Levy himself suffered periodic migraines all through adolescence, but in his early 40s, with a book under contract and a young son at home, he experienced a four-month spell of headaches so debilitating it nearly cost him his marriage and his sanity. During this period he kept a diary, seeking, he freely admits, comprehension more than cure. He researched the history of migraine, recognized and described as far back as Hippocrates. To relieve the pain, Galen recommended that a live string ray be placed on the temple of a suffering man. Maimonides, a little more rational and conservative, suggested toast in undiluted wine. Trepanning (cutting a small hole in the skull) was practiced before Christ and after Darwin. But despite millennia of such speculative cures, the cause of the malady itself remains inexplicable. Is it a vascular disorder? The nerve storm of a “hyper-excitable brain”? Or as researchers felt by midcentury, merely an “inappropriate protective or adaptive reaction to tension, hostility, frustration or fatigue”? Migraine can be triggered by nearly everything — low-pressure systems, high-pressure systems, perfume, stress, boredom, too much caffeine or too little. Sometimes, as all migraine sufferers know, nothing touches them off. They just are.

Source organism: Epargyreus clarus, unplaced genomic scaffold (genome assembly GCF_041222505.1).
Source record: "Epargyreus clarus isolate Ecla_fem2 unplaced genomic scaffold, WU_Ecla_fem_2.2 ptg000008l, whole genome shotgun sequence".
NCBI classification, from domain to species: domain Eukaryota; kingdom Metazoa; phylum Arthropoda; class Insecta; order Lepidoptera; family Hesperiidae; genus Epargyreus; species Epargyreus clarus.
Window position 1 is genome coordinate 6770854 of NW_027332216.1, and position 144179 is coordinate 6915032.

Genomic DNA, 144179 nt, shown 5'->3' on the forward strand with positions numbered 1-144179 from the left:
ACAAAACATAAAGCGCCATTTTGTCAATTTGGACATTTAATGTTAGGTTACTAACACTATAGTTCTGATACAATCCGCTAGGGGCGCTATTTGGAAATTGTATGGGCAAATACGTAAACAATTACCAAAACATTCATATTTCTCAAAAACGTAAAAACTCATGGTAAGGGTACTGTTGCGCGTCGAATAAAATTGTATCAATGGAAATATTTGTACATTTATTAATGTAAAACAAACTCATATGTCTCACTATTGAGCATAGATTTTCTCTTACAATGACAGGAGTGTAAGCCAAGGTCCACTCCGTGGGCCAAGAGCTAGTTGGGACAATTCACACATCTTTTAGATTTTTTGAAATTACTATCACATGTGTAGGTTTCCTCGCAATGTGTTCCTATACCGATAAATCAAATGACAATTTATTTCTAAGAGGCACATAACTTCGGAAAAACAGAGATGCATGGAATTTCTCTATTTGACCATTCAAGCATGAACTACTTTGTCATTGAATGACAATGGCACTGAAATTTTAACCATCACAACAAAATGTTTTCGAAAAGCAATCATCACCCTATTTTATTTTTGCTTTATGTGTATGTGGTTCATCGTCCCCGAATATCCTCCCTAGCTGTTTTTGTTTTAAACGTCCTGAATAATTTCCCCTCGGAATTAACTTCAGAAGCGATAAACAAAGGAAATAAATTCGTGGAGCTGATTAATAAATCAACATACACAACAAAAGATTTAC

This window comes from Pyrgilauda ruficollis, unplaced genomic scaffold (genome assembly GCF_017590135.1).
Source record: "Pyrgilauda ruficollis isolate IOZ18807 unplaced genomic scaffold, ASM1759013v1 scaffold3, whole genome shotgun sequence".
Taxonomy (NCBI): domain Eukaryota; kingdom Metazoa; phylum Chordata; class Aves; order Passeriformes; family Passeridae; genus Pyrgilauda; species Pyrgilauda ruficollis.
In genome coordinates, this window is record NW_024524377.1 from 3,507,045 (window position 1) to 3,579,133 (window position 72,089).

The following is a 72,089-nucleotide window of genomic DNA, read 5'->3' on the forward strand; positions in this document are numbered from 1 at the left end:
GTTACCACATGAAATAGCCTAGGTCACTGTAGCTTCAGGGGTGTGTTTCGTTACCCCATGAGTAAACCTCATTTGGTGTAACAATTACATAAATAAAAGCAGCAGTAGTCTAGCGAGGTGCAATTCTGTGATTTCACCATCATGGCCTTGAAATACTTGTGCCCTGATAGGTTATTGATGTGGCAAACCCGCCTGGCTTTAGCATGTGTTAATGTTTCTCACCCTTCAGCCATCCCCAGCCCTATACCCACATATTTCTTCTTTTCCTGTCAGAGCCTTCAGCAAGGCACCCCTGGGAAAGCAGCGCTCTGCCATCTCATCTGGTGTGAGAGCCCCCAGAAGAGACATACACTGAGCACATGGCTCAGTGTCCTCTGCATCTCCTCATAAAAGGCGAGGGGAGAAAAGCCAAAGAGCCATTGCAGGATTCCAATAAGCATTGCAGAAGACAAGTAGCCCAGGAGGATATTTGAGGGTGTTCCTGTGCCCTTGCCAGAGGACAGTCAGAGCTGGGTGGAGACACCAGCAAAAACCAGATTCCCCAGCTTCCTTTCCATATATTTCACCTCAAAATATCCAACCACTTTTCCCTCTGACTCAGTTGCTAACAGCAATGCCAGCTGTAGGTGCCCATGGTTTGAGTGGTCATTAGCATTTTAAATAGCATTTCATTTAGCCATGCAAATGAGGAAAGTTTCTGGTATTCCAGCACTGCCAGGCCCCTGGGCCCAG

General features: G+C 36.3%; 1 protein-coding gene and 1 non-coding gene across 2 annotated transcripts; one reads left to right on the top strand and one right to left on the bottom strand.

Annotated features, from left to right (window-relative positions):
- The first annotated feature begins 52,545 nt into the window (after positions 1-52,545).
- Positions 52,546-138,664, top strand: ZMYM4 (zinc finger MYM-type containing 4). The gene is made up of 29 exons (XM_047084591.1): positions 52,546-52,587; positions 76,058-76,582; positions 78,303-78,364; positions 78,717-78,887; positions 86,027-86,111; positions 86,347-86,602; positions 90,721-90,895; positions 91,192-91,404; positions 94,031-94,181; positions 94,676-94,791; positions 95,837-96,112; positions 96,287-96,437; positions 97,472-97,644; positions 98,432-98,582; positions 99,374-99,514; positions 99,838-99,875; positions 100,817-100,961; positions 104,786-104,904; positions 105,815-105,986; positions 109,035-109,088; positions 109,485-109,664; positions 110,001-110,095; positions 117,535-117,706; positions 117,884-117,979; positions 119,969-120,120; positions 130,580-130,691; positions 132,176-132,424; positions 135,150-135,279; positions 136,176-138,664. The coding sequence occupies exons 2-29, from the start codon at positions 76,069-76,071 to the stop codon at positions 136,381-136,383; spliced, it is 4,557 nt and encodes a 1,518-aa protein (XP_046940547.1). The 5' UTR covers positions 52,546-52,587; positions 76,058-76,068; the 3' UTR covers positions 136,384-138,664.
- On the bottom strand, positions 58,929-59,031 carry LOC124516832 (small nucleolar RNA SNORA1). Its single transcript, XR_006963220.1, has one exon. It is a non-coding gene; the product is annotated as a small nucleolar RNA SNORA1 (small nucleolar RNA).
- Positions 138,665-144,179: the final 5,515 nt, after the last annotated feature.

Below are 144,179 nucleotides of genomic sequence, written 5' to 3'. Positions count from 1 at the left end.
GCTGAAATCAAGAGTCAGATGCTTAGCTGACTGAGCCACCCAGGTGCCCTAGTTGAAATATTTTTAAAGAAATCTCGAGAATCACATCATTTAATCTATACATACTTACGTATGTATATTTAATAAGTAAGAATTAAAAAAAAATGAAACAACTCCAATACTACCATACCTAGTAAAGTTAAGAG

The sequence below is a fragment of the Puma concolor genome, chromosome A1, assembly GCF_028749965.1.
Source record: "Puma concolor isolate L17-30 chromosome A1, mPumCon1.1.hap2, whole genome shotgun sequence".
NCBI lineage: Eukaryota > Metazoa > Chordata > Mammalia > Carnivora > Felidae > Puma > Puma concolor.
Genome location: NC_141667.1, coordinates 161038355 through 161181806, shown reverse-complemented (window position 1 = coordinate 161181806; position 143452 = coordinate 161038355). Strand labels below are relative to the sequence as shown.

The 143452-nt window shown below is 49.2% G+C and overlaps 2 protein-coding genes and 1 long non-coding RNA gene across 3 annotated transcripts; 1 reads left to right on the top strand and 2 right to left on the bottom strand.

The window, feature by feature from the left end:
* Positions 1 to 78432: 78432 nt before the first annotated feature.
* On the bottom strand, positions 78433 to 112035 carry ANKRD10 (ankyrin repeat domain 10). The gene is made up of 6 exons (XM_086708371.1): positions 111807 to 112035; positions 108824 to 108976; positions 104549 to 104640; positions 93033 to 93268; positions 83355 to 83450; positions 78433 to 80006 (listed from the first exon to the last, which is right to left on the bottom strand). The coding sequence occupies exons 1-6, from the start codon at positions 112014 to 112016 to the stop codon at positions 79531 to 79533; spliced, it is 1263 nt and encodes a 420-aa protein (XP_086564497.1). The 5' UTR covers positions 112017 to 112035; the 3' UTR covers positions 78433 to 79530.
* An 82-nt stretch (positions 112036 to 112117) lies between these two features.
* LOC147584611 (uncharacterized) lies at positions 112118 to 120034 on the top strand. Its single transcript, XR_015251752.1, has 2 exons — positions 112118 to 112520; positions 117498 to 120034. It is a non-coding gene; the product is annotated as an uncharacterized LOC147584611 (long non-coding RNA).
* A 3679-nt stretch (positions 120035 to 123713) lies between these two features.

Migraine’s ineffable and contradictory nature is what fascinates Levy most, and where his book lives. Wincing in the dark, he took notes on the many permutations of his pain and “aura” (the term used to denote sensory alterations that for many precede the onset of the headache itself), though like trying to describe music or dance, he found it nearly impossible to convey headache’s intensity or artistry. Whether Levy’s pain “stabs” or “balloons,” he layers metaphor upon metaphor, painting a portrait not only of the headache but of the sufferer compelled to describe the pain both to himself and to his family and friends, those whom it most adversely effects. Levy’s attempt joins in a long tradition of other inspired migraine sufferers — Hildegard von Bingen and Emily Dickinson and Lewis Carroll — but perhaps Kipling comes closest: “One half of my head, in a mathematical line from the top of my skull to the cleft of my jaw, throbs and hammers and sizzles and bangs and swears while the other half — calm and collected — takes notes on the agonies next door.”